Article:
I suppose that epic adventures featuring wolves with annoying cohorts must be du jour this year. Expect a flood of them in 2007, presumably with cover and blind fire mechanics.
Despite underwhelming sales (I blame the other wolf game) and the culling of the development team, Okami deserves all of the credit it gets. Zelda’s is a formula that remains infrequently copied and more infrequently equalled, but on their first attempt Clover made a game that could easily stand alongside any of Link’s adventures. Not only did it have an extremely lengthy quest to complete, but also took the audacious decision to almost completely break from the ostensible storyline barely 15 hours in. Zelda comparisons may be obvious, but when this is such a good imitation – with, it must be said, some wonderful flourishes of its own – they’re hard to resist.
And those graphics! I can’t extol the game without mentioning those. While Gears of War was comfortably the most technically impressive-looking game of 2006, Okami is almost certainly the best from an artistic perspective. The whole game looks like an animated watercolour painting, even down to the texture of heavy paper that lies underneath everything at all times. It’s stunning, and I just wish I could have seen it in 720p.
For those of you in the UK without the means to play the import, show Capcom the error of its ways by marking 9th February 2007 on your calendar. It demands to be played.
Check this baby out. Got it in the post this morning from YesAsia. Thankfully I didn’t order from Lik-Sang…
I haven’t had a chance to listen to most of it since it’s five discs, 218 tracks, and over five and a half hours long. I think that I actually have albums that are quicker to listen to straight through than it’s been to import this thing into iTunes.
The music while playing the game has been very good, obviously with strong traditional Japanese influences and more modern elements for good measure. If you like that kind of music I’m sure you’ll enjoy it. In any case how can you say no when it’s this purdy? Anything less wouldn’t do the beauty of the game justice, I suppose.
Now that I’ve finished MGS3 (reviewed here), finally managing to enjoy it, I’ve switched focus to Okami. As I’m sure you’re aware by now it’s to be one of the last titles to emerge from the brilliant-but-moribund Clover Studio, but, sad as it is, that’s not what I want to talk about.
Okami lets you play as a wolf. The Legend of Zelda: Twilight Princess lets you play in the form of a wolf. Coincidence? More than likely, but I’m really noticing the similarities between this game and Zelda. I expected something more like a straight-up action game and, I suppose, if you’re going to make more of an open-ended adventure like Clover has, Zelda is the obvious template to borrow from. What has surprised me is how I’m finding myself enjoying it more than any recent Zelda.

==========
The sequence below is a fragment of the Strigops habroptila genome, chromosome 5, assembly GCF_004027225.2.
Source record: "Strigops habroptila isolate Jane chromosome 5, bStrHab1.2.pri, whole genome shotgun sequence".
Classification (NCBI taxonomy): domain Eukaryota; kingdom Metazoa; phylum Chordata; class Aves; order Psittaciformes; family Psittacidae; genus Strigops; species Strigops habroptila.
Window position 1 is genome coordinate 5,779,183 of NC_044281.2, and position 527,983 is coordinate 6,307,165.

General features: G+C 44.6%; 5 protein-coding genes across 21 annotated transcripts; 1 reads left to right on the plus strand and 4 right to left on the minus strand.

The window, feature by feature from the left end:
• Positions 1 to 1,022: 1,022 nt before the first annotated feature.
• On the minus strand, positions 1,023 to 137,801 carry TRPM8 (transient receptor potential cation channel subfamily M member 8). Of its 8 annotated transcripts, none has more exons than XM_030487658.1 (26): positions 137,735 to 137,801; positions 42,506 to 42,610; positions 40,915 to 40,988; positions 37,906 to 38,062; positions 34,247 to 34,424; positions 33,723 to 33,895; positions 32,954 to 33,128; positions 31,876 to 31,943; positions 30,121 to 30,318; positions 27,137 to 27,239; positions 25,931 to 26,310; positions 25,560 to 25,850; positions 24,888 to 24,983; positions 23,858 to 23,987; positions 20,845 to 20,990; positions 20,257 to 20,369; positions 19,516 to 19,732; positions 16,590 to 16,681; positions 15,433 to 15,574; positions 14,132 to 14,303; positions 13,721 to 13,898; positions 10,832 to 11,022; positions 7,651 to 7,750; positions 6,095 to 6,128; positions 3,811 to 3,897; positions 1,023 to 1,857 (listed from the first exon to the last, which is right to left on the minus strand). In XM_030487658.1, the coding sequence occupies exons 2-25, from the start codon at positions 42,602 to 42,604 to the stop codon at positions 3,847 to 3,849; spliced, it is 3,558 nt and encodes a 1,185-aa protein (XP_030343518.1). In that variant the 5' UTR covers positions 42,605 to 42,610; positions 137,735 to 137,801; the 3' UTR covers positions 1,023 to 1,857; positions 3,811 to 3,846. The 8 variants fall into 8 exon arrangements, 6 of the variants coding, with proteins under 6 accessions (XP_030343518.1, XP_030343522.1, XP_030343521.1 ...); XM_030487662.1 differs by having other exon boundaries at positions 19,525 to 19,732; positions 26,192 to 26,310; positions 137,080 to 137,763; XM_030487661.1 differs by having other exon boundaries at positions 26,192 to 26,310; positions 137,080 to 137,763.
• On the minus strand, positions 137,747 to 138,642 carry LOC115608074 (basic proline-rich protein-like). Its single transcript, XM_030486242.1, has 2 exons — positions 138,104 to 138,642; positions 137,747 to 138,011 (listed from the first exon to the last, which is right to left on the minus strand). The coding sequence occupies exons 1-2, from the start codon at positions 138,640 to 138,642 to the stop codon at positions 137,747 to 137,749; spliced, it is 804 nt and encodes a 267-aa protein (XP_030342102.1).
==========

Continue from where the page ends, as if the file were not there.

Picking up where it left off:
Maybe it’s just the tremendous amount of personality that the stunning visuals give it, or maybe that in eight years Zelda arguably hasn’t matched the sheer quality of its first 3D outing. It might even be that the trend of giving Link a magical instrument with which to manipulate the world (ocarina, masks, rod, baton, talking hat, etc) is echoed and superseded in Amaterasu’s infinitely more versatile paintbrush. Whatever it is, Ammy is certainly an able rival to Link. And she, too, has an annoying sprite for a sidekick.
Whether it actually manages to top Zelda at its own game or not, Okami deserves your money. Sales haven’t met expectations, so make it a big seller and show Capcom the error of its ways. RIP Clover.
It’s hard to believe that I’ve actually got my copy of Okami here. The last time I saw this game in anything more than video form was back at TGS 2005 and I’ve been enchanted by it since then, counting down the days until an English-language version. No thanks to SCEE and their February 2007 shite. Imports FTW.
I think most people would by lying if they said that it was anything other than the truly spectacular art in this game that attracted them to it, because it really is beautiful. Like Shadow of the Colossus it maybe pushes the PS2 a bit too far: whizzy particle effects, flying cherry blossoms, and animated cel-shading are all well and good but for all its beauty, it can chug sometimes. Did I mention that the art style looks great, though? It really negates any technical issues for me.
Of course gameplay is more important than graphics and all that guff, so how does Okami play? Pretty well, actually. Probably not as suitably godly as the visuals (more like slightly saintly – say that ten times fast) but it does some unique stuff and complements the handpainted visuals with paint-based gameplay. Enemies are finished off by painting a slash through them, raging rivers are bridged by painting a bridge between the banks, night is turned to day by painting a sun in the sky, etc. Fits the whole art motif perfectly. Did I mention it looks reeeally nice?
This is definitely one of those games that always seems to come along in the last days of a console and becomes one of the defining titles. It’ll be interested to see how well the somewhat rudimentary combat holds up throughout the apparent 30-hour length, but regardless this is one game where I actually think that it’s worth buying for the graphics alone. I feel dirty for saying that but it’s true.